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Investment is Key to West Africa Renewable Energy Scheme

  • Joana Mantey

Nigerian refills a small generator on the rooftop of his store in Oshodi Market in Lagos in March, 2010. Despite rich oil resources, much of the nation’s economy depends on provide generators for power.

Nigerian refills a small generator on the rooftop of his store in Oshodi Market in Lagos in March, 2010. Despite rich oil resources, much of the nation’s economy depends on provide generators for power.

Several renewable energy projects are being developed in the West Africa sub region to help reduce high dependence on fuel imports for power generation. But it is important that the right environment is created to attract further investment and also for such schemes to work well.

Mahama Kappiah is an energy expert at the Centre for Renewable Energy and Energy Efficiency (ECREEE) at the Economic Community of West African States (ECOWAS). He said such efforts must include legal and administrative policies to strengthen development of the industry.

“Only government regulations and policies can make sure that power is being taken and used for the benefit of the people,"said Kappiah. "Manpower training and capacity building (are also important). We should be able to train our people to know how the technology works. Unless we have the requisite capacity built within the region, we are still going to have a lot of challenges. And that will make them look like white elephants.”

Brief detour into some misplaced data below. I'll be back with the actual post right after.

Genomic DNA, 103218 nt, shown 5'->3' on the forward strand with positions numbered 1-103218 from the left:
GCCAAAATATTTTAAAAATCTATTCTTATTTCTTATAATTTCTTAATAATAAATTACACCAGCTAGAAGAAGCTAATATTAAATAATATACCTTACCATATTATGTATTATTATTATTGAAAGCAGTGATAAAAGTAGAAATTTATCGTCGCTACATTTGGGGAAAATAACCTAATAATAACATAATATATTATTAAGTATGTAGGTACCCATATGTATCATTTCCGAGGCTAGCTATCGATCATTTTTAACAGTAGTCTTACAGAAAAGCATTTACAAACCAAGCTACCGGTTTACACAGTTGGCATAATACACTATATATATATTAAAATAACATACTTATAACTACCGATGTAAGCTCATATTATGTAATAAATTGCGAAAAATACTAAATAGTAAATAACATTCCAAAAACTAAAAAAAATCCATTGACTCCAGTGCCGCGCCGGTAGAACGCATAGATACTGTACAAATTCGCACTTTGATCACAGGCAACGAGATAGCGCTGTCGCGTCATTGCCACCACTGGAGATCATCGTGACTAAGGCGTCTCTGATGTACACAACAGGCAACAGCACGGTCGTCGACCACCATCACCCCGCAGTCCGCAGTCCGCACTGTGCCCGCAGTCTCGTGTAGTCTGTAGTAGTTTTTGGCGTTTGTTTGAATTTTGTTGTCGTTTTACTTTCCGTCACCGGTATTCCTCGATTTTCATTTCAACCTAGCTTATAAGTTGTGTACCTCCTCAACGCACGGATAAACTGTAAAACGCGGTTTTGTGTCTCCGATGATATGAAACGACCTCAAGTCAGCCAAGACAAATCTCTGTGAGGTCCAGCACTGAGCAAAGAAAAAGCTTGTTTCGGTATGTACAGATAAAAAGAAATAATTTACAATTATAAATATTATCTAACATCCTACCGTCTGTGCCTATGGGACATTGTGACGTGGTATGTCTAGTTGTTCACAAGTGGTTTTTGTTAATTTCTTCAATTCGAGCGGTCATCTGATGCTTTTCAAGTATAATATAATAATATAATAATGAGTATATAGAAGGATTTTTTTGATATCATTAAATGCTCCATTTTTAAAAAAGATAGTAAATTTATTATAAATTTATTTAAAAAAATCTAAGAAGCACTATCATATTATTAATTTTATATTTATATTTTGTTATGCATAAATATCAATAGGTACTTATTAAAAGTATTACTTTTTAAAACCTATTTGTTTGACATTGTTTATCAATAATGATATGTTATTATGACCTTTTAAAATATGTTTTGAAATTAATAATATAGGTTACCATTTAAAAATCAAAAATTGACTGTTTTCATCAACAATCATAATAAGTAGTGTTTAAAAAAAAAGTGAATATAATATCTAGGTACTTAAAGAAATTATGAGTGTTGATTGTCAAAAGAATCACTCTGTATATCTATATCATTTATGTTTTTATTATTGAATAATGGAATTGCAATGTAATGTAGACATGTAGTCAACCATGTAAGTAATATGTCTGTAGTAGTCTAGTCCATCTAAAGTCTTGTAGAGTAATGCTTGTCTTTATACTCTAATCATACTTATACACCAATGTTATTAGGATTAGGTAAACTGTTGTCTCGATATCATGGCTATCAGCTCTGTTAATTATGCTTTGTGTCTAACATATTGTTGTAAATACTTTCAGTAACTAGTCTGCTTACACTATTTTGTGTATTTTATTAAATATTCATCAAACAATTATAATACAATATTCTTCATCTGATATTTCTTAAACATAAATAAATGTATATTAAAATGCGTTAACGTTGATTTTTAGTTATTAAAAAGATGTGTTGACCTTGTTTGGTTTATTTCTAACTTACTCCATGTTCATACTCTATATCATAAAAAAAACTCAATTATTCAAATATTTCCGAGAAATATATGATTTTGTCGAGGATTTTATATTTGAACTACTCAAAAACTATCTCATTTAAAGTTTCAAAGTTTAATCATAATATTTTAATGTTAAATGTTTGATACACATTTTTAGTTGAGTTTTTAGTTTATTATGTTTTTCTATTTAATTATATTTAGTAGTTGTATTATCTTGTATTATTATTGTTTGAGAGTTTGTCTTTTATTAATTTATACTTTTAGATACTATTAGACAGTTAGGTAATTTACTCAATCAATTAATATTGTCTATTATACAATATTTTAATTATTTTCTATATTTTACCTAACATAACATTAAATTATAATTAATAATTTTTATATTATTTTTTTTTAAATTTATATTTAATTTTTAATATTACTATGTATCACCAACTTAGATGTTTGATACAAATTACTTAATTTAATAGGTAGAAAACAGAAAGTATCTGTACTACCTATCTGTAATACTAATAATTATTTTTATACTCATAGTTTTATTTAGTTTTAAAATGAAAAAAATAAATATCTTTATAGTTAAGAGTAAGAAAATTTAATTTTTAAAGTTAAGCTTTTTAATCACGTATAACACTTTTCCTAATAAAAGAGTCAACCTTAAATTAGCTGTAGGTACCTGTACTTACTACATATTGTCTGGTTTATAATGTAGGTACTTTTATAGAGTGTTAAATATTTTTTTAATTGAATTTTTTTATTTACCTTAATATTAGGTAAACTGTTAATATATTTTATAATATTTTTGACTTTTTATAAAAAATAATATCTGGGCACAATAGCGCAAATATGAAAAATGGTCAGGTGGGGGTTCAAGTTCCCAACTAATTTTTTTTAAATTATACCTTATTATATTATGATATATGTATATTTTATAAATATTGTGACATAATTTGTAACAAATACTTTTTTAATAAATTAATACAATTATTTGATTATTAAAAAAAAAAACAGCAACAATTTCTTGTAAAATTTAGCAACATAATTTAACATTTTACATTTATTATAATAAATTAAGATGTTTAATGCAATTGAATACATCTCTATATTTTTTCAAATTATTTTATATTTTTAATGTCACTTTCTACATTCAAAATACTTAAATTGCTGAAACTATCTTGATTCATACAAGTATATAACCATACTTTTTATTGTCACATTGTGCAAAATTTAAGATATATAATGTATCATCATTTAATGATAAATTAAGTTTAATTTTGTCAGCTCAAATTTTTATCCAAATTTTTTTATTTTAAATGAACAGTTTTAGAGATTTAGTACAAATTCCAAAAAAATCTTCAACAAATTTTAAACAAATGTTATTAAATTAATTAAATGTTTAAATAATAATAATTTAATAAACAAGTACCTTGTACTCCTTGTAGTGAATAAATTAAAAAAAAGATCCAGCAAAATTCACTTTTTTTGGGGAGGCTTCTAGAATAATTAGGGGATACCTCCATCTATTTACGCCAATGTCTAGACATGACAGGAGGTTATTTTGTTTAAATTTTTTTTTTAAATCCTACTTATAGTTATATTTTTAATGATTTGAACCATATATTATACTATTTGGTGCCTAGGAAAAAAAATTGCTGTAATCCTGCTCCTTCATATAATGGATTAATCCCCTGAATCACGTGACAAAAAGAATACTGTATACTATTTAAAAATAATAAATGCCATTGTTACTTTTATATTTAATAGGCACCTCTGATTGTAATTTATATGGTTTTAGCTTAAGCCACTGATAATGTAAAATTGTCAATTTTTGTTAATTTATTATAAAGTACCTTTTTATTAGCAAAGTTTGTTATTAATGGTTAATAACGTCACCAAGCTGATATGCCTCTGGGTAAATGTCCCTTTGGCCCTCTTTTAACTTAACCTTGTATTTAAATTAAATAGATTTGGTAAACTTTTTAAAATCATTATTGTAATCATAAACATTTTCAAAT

Kappiah said countries such as Cape Verde and Ghana have begun putting appropriate structures in place with encouraging results.

“Since the government passed the renewable energy law [in Cape Verde] in 2008 and set target for 2015 of 25 percent, they got that target at the end of 2011. The other target for 2020, they expect to get it by 2015”.

“Ghana has passed renewable energy law. They are putting in place the enabling environment. The Energy Commission has indicated that they have registered renewable energy projects to the tune 1000 megawatts. This tells you that the enabling environment is relative to getting these projects off the ground”

Kappiah said renewable energy projects generate other economic activities along the value chain.

“There are people who maintain and operate these equipment. The people are also exposed to new technology that they did not know of, [so] they get better skills which can be applied in other areas.” He said renewable energy can also be applied to improve small-scale irrigation for agriculture.
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